Check out this trailer for a new Web series produced by Bryan Singer, known for the first two X-Men movies and The Usual Suspects. The H+ series, which will debut this fall online in 48-episode segments of about three- to six-minutes each, explores a world about 20 years in the future. In this future, about a third of the world has a computer system called H+ implanted into their brains, giving them an always-on Internet experience. But things go wrong when a virus strikes the network, causing billions to die.
Learn more about the series here - Ellen Messmer from Network World spoke with the writers of the series.
Having the Internet or technology embedded into people's brains is not a new concept - it's been explored before in science-fiction stories and other "cyberpunk" stories for years. I remember reading a book called "Hardwired" when I was in my 20s that explored this concept, and was always fascinated with this idea. What seemed like science fiction back then is coming closer and closer to reality.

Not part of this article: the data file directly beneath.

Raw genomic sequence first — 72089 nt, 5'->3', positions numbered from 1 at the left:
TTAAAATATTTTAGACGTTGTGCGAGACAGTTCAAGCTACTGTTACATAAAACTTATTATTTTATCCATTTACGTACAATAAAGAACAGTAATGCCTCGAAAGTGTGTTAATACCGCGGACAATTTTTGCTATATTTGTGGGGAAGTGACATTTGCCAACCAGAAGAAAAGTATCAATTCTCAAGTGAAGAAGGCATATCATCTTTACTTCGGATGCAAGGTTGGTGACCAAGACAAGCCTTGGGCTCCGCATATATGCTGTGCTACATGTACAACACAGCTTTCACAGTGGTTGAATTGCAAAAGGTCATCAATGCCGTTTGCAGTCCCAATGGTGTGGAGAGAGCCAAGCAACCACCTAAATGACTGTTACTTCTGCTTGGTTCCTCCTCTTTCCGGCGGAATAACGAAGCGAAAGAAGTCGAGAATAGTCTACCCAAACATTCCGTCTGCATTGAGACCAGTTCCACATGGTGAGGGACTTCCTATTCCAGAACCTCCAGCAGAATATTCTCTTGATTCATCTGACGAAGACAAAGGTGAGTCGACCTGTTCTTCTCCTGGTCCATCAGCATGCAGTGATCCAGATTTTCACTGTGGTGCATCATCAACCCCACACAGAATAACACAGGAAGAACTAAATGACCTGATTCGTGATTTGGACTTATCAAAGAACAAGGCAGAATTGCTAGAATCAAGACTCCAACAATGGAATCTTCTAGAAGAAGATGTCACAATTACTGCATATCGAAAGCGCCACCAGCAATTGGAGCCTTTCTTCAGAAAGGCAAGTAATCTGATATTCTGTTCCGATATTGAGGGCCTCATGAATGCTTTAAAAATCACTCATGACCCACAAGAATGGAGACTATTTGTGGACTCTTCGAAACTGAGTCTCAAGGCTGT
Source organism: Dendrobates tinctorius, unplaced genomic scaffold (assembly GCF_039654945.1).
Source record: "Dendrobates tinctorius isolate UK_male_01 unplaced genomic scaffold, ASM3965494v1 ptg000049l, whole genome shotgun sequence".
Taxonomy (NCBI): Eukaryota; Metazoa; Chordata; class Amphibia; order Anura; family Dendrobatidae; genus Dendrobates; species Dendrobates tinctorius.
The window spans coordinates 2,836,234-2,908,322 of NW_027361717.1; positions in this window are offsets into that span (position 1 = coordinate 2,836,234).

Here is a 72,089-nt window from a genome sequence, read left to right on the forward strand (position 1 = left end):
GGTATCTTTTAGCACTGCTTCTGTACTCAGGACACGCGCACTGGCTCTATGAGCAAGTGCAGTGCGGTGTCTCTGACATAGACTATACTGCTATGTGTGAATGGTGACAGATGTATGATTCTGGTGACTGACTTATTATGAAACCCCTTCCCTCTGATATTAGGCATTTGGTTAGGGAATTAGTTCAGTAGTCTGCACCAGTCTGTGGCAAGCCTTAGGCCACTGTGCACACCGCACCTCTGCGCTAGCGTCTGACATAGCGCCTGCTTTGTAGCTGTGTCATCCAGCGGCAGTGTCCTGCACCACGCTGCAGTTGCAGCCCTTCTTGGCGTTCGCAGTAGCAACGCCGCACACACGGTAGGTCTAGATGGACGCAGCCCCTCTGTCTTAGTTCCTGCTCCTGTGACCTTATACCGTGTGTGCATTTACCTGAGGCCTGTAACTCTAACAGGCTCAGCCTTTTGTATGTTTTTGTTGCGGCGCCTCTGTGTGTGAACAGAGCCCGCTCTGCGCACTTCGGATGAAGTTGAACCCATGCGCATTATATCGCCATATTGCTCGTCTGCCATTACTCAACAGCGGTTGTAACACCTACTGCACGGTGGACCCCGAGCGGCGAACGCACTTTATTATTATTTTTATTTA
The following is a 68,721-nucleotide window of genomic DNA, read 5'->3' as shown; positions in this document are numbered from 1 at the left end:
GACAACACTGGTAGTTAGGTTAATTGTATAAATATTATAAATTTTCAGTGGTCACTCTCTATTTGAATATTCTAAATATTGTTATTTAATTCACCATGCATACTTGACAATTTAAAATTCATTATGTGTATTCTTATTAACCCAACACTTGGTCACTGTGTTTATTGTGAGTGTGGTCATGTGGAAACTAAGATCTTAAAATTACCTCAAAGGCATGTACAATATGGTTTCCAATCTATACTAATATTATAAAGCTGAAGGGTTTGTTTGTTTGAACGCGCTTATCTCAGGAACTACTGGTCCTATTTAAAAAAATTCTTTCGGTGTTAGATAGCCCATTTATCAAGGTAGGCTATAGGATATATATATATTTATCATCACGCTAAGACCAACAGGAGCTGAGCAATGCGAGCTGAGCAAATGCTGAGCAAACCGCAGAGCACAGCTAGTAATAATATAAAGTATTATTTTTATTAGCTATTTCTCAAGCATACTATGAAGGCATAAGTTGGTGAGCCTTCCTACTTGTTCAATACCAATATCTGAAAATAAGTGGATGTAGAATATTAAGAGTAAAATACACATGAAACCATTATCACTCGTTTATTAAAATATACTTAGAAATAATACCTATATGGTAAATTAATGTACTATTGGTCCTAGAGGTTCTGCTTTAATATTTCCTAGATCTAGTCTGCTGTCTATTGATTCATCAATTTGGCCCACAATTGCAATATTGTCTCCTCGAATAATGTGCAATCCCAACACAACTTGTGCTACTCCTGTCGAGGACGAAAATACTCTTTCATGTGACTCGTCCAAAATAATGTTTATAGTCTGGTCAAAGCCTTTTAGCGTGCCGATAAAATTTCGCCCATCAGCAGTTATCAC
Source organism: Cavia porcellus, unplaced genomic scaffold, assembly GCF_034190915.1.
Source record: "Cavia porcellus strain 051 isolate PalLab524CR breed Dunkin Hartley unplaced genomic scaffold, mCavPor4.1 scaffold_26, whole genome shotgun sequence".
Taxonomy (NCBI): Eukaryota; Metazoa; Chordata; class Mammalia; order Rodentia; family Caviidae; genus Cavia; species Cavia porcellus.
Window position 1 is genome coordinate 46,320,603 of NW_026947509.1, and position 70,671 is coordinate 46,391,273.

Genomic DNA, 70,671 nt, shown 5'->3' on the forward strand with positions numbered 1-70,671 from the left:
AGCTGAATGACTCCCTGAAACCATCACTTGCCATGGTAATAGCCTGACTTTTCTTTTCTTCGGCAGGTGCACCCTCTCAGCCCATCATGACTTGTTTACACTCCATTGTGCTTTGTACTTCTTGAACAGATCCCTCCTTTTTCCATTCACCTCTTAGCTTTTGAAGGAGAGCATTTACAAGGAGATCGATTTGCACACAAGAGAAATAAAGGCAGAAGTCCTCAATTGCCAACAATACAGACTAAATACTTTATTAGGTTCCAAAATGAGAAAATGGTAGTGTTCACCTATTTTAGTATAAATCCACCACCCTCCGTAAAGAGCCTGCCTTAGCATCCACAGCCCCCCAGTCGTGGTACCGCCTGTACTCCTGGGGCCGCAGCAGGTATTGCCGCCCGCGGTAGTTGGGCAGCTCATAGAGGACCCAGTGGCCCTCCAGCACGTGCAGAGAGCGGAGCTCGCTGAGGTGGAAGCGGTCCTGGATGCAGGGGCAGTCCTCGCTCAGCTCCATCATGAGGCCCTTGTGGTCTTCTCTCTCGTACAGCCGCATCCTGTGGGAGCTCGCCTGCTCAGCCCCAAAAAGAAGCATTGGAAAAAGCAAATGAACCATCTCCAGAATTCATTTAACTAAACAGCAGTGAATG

This begs the question - if a company was able to produce a brain implant (or other body part) that could give you always-on Internet access, would you be a participant? What if Steve Jobs and Apple introduced the product? For example, if Jobs came out on stage at the Moscone Center and announced the new "iBrain", would you jump at the chance?
My first thought would be, "Heck, no", but I can guarantee that if Apple and Jobs were behind the project, there'd be lines around the block at the health clinic waiting for an injection.